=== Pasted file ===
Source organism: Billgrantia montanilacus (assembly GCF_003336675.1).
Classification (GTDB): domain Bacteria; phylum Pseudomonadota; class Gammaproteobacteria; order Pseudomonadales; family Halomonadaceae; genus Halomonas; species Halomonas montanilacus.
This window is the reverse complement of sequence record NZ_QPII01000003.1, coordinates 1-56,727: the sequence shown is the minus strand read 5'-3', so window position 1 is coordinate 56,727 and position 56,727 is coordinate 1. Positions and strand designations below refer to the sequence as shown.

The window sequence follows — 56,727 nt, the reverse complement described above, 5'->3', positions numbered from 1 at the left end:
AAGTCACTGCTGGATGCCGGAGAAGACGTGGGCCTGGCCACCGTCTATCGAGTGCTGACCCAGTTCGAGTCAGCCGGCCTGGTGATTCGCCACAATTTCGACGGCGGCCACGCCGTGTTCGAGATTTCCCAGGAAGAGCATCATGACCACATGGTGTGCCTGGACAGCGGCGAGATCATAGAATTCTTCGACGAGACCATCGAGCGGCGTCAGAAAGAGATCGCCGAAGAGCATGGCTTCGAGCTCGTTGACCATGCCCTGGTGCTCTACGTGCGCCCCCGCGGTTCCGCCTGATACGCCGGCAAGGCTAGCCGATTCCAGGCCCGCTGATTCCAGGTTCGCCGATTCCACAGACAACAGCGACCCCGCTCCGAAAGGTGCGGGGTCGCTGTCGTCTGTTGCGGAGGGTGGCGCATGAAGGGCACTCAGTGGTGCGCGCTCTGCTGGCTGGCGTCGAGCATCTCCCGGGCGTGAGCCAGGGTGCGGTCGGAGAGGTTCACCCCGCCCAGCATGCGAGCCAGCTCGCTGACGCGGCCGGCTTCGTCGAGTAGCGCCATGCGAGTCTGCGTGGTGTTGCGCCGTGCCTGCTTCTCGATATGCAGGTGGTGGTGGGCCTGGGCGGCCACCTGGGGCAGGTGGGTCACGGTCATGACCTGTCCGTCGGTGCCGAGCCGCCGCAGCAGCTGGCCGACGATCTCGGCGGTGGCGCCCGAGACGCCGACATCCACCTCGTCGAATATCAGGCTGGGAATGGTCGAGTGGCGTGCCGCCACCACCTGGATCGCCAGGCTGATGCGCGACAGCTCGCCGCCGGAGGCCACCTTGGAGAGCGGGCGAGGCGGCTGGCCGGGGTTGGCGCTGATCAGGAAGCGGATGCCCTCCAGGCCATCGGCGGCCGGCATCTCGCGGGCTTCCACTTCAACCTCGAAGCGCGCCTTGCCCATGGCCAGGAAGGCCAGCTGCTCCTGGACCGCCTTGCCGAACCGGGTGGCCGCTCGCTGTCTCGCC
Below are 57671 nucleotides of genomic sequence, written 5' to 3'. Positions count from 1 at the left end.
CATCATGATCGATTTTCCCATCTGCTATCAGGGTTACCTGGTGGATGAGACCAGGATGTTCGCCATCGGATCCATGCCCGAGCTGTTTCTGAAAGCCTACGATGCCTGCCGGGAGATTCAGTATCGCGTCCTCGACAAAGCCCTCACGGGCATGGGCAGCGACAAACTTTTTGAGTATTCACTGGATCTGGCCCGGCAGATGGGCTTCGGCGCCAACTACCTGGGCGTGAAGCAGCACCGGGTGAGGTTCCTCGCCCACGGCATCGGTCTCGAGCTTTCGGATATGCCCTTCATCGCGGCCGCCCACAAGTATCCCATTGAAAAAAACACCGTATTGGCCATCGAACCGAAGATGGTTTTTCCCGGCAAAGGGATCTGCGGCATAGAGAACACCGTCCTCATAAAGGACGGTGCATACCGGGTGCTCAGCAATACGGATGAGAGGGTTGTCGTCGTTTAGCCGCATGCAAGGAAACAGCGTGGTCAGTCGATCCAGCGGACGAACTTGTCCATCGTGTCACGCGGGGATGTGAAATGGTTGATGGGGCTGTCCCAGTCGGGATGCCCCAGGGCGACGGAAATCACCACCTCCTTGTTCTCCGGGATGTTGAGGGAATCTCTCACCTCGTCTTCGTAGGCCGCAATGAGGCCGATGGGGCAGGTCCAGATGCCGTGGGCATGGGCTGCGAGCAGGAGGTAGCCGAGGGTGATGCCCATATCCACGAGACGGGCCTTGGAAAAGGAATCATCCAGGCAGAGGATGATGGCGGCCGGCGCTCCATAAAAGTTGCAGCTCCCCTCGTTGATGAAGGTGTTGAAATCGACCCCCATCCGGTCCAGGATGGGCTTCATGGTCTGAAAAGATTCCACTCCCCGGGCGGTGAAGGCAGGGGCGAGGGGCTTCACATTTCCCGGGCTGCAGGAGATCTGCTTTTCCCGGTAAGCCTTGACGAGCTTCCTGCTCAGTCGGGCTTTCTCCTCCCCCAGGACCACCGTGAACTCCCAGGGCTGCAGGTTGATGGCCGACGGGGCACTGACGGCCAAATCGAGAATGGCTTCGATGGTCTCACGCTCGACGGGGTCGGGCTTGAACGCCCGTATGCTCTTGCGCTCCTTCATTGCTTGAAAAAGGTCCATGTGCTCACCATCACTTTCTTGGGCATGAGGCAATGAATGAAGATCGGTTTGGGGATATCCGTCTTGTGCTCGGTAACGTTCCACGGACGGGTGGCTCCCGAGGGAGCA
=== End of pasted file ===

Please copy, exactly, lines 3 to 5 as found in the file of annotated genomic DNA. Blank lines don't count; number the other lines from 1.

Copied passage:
This window is the reverse complement of sequence record NZ_QPII01000003.1, coordinates 1-56,727: the sequence shown is the minus strand read 5'-3', so window position 1 is coordinate 56,727 and position 56,727 is coordinate 1. Positions and strand designations below refer to the sequence as shown.

The window sequence follows — 56,727 nt, the reverse complement described above, 5'->3', positions numbered from 1 at the left end:
AAGTCACTGCTGGATGCCGGAGAAGACGTGGGCCTGGCCACCGTCTATCGAGTGCTGACCCAGTTCGAGTCAGCCGGCCTGGTGATTCGCCACAATTTCGACGGCGGCCACGCCGTGTTCGAGATTTCCCAGGAAGAGCATCATGACCACATGGTGTGCCTGGACAGCGGCGAGATCATAGAATTCTTCGACGAGACCATCGAGCGGCGTCAGAAAGAGATCGCCGAAGAGCATGGCTTCGAGCTCGTTGACCATGCCCTGGTGCTCTACGTGCGCCCCCGCGGTTCCGCCTGATACGCCGGCAAGGCTAGCCGATTCCAGGCCCGCTGATTCCAGGTTCGCCGATTCCACAGACAACAGCGACCCCGCTCCGAAAGGTGCGGGGTCGCTGTCGTCTGTTGCGGAGGGTGGCGCATGAAGGGCACTCAGTGGTGCGCGCTCTGCTGGCTGGCGTCGAGCATCTCCCGGGCGTGAGCCAGGGTGCGGTCGGAGAGGTTCACCCCGCCCAGCATGCGAGCCAGCTCGCTGACGCGGCCGGCTTCGTCGAGTAGCGCCATGCGAGTCTGCGTGGTGTTGCGCCGTGCCTGCTTCTCGATATGCAGGTGGTGGTGGGCCTGGGCGGCCACCTGGGGCAGGTGGGTCACGGTCATGACCTGTCCGTCGGTGCCGAGCCGCCGCAGCAGCTGGCCGACGATCTCGGCGGTGGCGCCCGAGACGCCGACATCCACCTCGTCGAATATCAGGCTGGGAATGGTCGAGTGGCGTGCCGCCACCACCTGGATCGCCAGGCTGATGCGCGACAGCTCGCCGCCGGAGGCCACCTTGGAGAGCGGGCGAGGCGGCTGGCCGGGGTTGGCGCTGATCAGGAAGCGGATGCCCTCCAGGCCATCGGCGGCCGGCATCTCGCGGGCTTCCACTTCAACCTCGAAGCGCGCCTTGCCCATGGCCAGGAAGGCCAGCTGCTCCTGGACCGCCTTGCCGAACCGGGTGGCCGCTCGCTGTCTCGCC